London Flat Renting this Week

A round up of news from the world of London Renting this week:

  • Pimlico gets a new inspector to stop dog fouling and litter, the city inspector who has so far issued 50 warnings to businesses and residents dumping rubbish in the streets and has dealt with almost 300 issues reported by residents such as dog fouling, dumped waste or streets that need cleaning.
  • Two landlords have been heavily fined after failing to obtain a House in Multiple Occupation (HMO) Licence from their local councils.
  • Mayor of London Boris Johnson has pledged to step in and plug a funding gap after the Government reneged on promises to fund homes in the capital, he believes the Government is ignoring London’s acute need for more new homes by cutting its share of the affordable housing budget and diverting funds to the regions with comparatively less need. In particular, north east England sees its share of the budget double, when it only has 300 households living in temporary accommodation, compared to 48,000 households in London.
  • Research has detailed that 30% of landlords have experienced rent arrears in the last 12 months. This latest quarterly survey shows that out of 500 private landlords polled in June, 30% had suffered rent arrears against a figure of 21% for the year before.
  • Estate agents are flouting race relations laws by discriminating against migrant workers on behalf of landlords, a BBC investigation found. Firms in Boston, Lincolnshire, were found using illegal techniques to stop foreign workers viewing properties. Three agents rejected a Polish worker sent by the BBC, while a BBC employee was allowed to view the properties.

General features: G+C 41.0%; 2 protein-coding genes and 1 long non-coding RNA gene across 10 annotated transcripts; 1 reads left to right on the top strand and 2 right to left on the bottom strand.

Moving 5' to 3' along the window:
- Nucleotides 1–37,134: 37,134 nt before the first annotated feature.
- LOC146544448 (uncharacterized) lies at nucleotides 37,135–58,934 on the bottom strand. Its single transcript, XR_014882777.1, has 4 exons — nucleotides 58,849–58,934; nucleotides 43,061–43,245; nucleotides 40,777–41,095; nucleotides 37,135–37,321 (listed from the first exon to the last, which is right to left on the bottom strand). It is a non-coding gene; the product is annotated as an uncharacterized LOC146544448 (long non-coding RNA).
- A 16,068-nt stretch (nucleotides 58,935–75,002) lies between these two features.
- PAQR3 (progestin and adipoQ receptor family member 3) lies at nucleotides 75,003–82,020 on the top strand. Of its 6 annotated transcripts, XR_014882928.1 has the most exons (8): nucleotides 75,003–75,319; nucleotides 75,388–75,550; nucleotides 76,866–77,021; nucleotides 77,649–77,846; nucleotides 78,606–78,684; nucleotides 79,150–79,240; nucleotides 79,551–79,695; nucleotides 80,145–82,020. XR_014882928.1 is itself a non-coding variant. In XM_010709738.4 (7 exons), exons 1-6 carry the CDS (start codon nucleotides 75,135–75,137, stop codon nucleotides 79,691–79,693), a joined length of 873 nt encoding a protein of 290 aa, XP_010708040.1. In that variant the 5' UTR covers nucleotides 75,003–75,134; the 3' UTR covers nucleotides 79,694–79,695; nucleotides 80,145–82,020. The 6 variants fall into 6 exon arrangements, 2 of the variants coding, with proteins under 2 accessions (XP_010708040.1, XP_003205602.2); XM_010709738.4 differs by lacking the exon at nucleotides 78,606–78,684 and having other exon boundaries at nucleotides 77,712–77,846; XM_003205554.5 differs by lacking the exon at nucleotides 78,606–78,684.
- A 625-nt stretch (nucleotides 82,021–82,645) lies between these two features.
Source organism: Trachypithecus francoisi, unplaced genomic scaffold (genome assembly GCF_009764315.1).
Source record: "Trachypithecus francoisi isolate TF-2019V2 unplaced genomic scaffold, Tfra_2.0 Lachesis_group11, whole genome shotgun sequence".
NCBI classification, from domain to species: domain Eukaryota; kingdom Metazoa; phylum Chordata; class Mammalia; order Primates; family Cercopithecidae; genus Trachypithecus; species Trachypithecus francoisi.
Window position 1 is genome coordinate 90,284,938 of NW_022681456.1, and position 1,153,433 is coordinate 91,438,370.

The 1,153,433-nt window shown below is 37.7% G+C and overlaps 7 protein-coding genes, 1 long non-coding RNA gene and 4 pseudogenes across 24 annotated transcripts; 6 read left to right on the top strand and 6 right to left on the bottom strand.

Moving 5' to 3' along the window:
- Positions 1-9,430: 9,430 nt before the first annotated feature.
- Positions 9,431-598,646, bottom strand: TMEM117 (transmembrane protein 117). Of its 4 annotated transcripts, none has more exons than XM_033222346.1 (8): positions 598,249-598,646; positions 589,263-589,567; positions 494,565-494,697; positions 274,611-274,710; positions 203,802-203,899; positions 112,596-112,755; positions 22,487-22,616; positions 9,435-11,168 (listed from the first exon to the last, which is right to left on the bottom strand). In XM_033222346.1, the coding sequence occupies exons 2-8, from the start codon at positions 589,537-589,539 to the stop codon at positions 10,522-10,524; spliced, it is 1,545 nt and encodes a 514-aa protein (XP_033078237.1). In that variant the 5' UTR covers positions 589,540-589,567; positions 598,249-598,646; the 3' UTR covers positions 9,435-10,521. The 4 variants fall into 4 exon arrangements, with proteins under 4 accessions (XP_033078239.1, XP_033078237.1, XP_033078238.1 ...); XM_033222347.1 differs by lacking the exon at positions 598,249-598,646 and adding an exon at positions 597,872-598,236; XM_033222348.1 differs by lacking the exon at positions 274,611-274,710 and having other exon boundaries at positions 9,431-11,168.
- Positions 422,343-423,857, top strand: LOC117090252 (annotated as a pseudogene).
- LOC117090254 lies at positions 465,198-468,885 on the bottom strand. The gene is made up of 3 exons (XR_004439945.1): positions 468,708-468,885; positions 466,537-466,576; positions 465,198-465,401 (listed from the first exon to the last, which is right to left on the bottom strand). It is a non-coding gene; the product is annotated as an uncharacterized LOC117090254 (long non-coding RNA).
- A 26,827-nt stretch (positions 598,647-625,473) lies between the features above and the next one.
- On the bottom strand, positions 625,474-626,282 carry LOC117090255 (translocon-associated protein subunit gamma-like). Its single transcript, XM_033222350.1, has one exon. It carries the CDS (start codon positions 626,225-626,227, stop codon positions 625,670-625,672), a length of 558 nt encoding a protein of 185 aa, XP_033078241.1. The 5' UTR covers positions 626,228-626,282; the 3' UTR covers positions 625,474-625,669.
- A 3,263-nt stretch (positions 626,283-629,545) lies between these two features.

• Renting to Students is booming – there is no doubt that the student letting market continues to buck the trend in other areas of the economy. The resulting down turn has resulted in record numbers of students applying to enter higher education this year up by 57,000 on last year. Total student numbers have grown from 1.8 million in 1997 to 2.5 million in 2007, expect this to hit 3 million full and part time students by 2014, and London requires an additional 100,000 student bedspaces.
  • In contrast new government proposals have been mooted to control the effects of Student Housing on local communities. The plan to redefine houses in multiple occupancy (HMOs) could put many so-called “accidental landlords” into a difficult financial situation. At present, an HMO is defined as a property occupied by six or more unrelated persons, in an attempt to address the impact of pockets of student accommodation that emerge in certain areas, the government has put forward their proposals to reduce the limit before a property becomes an HMO to just three unrelated persons, meaning that for a very large number of properties, a “change of use” process would have to be started, which could lead to long void periods. The proposals have received criticism from Landlords and Tenants alike.

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July 2015


1 Bed Studio Flat £1100 pcm

2 Bed Flat £1800 pcm

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